top of page

A Few Thoughts on Free Trade - China’s Pork Market Expected to Continue to Decline

The Chinese government is looking to reduce the nation’s pig herd and countries across the globe are expected to absorb the impact of the shifting market.

When it comes to factors shaping the agriculture industry in 2024, the Chinese pork market is among the top influencers. Given its size and ability to impact global markets, economists have looked to the country’s pork industry for decades as an economic indicator. 

This evolving situation is the next chapter in the book I wrote on the U.S.-China trade war, which featured soybeans, pigs, food security and politics as the main actors. To understand the history of how China became the biggest pork producer and consumer and how this impacts global markets, please considering reading my book.

Understanding China’s Pork Industry Reality

China holds the title of both the world’s largest pork producer and consumer. The country’s herd reached 434 million pigs in 2023, up from 310 million in 2019. They consume 55 million tons of pork per year. But, this number has steadily declined in recent years, with last year's numbers being closer to 53 million tons.

After the African Swine Fever (ASF) devastated the rural farm dominated industry, the Chinese government pushed hard to expand pork production and secure the country’s supply. Production policy changes and stricter importing regulations moved China away from the small farm model and into a feed mill design. As a result supply boomed and the government had to buy surplus pork for reserves to elevate pork prices.

Going into 2024, supply is still high and demand continues to weaken.  Meat markets, once filled with people vying for their favorite cuts of pork in preparation for the Lunar New Year, were unusually quiet this year. One butcher from the market in Xinfadi reported that they were only selling 2,200 hogs a day versus the 4,000 they were selling a day just 5 years ago.

Why Isn’t China’s Pork Market Rebounding?

China fought for economic growth in 2023 as the country continued to rebound from pandemic shutdown measures.  This year it seems they will have to fight harder. Economic conditions change how consumers assess value and spend their money. Said plainly, people tend to eat less meat when finances get tight. The less populated meat markets leading up to the Lunar New Year underscore this fact.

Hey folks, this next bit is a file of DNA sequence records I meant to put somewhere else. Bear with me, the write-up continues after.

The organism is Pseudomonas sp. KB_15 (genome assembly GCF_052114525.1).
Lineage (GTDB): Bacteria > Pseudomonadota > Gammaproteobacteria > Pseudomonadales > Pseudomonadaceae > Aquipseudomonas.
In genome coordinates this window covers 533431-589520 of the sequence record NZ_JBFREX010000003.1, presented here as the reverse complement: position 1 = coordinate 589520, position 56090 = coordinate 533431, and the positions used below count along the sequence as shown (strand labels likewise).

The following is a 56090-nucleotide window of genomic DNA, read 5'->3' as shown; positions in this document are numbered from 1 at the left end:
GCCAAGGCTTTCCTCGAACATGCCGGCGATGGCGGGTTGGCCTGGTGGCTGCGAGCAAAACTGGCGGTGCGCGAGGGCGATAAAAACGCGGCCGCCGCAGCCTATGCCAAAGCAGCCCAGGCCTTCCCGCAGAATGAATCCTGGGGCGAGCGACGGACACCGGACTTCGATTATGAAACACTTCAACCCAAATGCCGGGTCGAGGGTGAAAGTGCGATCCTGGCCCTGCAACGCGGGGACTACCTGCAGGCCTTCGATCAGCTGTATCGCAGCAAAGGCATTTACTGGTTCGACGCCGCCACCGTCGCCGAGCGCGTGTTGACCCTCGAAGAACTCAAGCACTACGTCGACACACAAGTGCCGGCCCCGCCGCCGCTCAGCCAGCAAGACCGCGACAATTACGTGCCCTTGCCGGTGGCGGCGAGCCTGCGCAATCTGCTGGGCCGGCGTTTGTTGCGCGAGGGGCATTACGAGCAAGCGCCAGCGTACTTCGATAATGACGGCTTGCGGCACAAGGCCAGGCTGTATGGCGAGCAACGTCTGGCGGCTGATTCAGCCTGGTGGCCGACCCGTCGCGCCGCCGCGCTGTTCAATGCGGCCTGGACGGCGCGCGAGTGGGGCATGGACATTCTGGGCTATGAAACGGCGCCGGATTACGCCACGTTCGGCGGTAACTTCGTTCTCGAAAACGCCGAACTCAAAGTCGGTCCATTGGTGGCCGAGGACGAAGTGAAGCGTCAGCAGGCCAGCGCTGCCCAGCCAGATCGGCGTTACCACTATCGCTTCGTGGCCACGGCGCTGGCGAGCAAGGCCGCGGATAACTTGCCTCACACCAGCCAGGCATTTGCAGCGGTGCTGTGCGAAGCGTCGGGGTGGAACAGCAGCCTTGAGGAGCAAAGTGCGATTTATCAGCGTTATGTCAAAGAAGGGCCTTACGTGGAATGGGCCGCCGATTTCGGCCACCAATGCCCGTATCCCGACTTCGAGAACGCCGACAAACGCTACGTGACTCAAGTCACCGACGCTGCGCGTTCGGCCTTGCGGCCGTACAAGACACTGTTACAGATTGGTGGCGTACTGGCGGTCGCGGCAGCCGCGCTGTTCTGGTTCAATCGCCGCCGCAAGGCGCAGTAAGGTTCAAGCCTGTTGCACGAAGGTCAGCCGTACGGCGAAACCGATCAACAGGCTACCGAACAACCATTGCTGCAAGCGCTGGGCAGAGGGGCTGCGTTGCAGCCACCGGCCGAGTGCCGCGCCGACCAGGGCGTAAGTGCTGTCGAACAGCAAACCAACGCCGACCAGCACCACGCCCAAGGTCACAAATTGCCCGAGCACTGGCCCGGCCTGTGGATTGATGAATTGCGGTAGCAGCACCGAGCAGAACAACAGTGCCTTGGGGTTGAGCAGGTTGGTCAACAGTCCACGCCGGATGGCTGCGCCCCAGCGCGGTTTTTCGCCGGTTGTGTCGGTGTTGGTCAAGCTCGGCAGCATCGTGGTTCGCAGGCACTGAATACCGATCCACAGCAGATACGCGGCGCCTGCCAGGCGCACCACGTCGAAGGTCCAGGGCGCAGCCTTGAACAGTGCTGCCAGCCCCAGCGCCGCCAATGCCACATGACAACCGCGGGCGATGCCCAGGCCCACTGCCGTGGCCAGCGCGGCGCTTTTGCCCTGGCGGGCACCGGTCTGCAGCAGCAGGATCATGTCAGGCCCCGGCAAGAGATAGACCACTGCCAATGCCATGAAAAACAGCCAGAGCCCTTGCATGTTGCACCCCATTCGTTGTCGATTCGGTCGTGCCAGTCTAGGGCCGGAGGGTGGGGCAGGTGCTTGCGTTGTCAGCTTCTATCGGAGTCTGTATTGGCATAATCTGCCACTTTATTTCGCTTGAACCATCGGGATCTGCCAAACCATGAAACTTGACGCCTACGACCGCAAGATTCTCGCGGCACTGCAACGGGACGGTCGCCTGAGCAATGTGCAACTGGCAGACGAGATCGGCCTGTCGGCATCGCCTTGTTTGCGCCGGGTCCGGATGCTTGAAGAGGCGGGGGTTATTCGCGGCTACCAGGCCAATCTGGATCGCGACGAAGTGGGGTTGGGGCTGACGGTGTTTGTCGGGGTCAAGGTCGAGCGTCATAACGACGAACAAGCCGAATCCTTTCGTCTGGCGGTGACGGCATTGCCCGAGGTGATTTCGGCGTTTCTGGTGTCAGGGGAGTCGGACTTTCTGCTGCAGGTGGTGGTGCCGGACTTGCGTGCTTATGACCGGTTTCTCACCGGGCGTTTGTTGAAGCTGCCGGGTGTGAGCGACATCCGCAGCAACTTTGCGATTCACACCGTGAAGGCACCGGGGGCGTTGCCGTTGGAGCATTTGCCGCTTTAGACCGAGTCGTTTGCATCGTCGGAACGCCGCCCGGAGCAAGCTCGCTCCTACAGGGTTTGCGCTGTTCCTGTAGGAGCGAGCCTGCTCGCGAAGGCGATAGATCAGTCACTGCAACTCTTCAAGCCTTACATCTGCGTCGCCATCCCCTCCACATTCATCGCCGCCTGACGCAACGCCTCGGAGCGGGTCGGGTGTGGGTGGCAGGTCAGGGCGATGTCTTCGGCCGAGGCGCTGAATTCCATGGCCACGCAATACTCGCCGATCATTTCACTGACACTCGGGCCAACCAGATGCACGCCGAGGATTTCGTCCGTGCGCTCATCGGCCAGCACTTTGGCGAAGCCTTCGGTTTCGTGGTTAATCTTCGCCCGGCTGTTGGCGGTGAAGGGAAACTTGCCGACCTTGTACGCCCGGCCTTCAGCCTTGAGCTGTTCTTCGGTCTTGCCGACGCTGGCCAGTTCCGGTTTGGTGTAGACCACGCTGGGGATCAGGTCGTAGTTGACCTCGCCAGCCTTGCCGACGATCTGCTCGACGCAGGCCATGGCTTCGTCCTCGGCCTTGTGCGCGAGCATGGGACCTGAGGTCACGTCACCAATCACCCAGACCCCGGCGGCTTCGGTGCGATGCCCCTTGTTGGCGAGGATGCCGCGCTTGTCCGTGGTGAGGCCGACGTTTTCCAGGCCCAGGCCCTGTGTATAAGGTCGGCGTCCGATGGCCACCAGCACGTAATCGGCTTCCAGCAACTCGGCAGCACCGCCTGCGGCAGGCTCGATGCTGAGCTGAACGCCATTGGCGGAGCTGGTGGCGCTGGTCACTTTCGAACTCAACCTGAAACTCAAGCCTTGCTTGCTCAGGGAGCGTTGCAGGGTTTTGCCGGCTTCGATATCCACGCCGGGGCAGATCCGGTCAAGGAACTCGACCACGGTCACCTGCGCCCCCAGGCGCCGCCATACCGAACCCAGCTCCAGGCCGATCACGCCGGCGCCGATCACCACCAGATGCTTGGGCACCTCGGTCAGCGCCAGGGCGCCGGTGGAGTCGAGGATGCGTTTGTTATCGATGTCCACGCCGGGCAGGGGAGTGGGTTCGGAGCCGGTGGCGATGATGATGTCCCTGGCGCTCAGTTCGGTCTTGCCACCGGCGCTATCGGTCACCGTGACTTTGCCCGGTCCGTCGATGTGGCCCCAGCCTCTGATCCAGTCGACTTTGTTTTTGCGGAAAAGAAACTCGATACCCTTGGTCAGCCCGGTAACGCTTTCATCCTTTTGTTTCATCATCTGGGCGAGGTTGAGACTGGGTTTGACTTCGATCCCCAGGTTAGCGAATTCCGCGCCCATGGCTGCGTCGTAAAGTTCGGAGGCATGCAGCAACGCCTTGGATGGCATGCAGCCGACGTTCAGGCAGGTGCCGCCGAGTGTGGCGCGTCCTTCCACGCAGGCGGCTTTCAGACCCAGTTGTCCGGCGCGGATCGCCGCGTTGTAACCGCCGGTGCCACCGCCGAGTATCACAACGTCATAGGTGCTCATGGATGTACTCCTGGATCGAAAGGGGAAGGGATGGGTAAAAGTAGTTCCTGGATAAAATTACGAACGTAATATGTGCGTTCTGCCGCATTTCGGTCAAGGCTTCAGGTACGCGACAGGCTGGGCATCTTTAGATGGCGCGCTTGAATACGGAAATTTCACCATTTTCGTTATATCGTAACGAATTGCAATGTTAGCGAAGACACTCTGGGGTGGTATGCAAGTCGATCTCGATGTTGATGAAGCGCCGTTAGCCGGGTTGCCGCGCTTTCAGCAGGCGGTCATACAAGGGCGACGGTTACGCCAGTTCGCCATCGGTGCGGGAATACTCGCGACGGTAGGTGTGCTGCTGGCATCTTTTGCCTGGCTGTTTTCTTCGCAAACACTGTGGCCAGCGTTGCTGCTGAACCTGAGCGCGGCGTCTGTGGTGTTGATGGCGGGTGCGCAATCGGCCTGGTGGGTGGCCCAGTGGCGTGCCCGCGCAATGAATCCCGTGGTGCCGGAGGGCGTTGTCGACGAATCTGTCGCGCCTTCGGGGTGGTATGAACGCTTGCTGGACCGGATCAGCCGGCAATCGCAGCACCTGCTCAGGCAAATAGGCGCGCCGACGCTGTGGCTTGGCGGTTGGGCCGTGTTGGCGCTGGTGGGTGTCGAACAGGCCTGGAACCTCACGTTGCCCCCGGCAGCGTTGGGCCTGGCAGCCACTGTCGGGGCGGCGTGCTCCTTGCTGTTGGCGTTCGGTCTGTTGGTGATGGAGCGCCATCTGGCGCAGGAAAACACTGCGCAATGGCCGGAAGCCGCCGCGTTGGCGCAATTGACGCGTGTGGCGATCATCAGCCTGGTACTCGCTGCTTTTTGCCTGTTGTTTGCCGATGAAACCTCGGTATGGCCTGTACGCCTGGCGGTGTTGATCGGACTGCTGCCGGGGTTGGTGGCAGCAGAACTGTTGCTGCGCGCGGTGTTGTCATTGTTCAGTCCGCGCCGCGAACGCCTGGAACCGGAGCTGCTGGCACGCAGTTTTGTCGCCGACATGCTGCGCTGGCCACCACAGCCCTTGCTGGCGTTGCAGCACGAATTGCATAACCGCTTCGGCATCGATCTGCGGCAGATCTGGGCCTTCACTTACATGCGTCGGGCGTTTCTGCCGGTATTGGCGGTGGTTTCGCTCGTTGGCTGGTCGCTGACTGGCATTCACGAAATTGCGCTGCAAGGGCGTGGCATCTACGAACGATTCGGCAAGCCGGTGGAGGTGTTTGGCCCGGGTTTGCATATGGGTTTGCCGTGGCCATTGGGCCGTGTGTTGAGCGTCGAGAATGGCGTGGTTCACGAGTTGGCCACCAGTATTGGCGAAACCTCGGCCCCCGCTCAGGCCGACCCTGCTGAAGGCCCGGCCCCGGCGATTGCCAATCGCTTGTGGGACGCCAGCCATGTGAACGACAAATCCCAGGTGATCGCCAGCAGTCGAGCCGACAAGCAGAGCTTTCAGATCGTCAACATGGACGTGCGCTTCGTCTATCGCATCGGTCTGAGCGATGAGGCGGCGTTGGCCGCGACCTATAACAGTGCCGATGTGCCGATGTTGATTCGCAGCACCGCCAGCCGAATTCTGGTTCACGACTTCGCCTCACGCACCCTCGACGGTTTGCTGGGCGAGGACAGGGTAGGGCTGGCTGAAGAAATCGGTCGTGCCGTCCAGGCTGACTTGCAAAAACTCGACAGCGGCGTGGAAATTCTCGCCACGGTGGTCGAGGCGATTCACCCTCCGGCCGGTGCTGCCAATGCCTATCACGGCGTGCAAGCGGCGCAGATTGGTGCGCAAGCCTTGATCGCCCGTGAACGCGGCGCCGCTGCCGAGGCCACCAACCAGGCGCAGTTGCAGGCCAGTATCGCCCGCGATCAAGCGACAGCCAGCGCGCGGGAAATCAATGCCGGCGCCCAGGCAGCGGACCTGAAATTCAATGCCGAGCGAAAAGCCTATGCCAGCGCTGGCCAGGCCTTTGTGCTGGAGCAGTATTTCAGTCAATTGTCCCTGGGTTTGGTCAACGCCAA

Consumer preferences drive demand and in the case of pork, many people in China have a lingering unease about the safety of the meat they consume. It seems the ASF left a stigma in its wake that is affecting the market at large. More and more people are opting for other meat options like beef and chicken.

Similarly, the government actions meant to protect the pork industry and ensure food security for its lower income populations have had an unforeseen influence on consumer preference. While lower income families are going without meat, and the middle class is diversifying their menus, the wealthier families are simply buying what tastes the best.  And, it’s no longer pork. A consolidated hog market means commercial feeding methods, and that has changed the flavor of the pork enough that many consumers no longer prefer it.

Perhaps a third factor is China’s decreasing population. There simply might be fewer mouths to feed. Coupled with changing consumer preferences and regulation pressures, the imbalance of supply and demand might be a perfect storm of factors.

How Will China’s Falling Pork Demand Affect the Global Market?

Food security and sufficiency are a priority for China. After joining the WTO in 2001, it made structural shifts to increase domestic pork production. Even so, China still imports some pork, but given the weak market, pork imports fell by 2.53% in the last 4 years. In an effort to prevent the spread of ASF or any other contamination, China has been very selective when it comes to importing pork from other countries. 

The United States and EU still export pork to China. Pork trade might not have the biggest impact on the global economy. Rather, reduced demand for soybeans could feel the effect of the market shift farther. American soybean exports have not recovered from the trade war and averaged only $2 billion in the last few years. This could fall even further as demand for soybeans to crush declines.

If production of pork demand slows, American producers who rely on Chinese buyers will likely be making their own shifts in the next year. China is expected to be able to produce enough soybean crops on their own to match the downsizing herd’s nutritional needs, which will no doubt shape the global economy.

2 views0 comments


bottom of page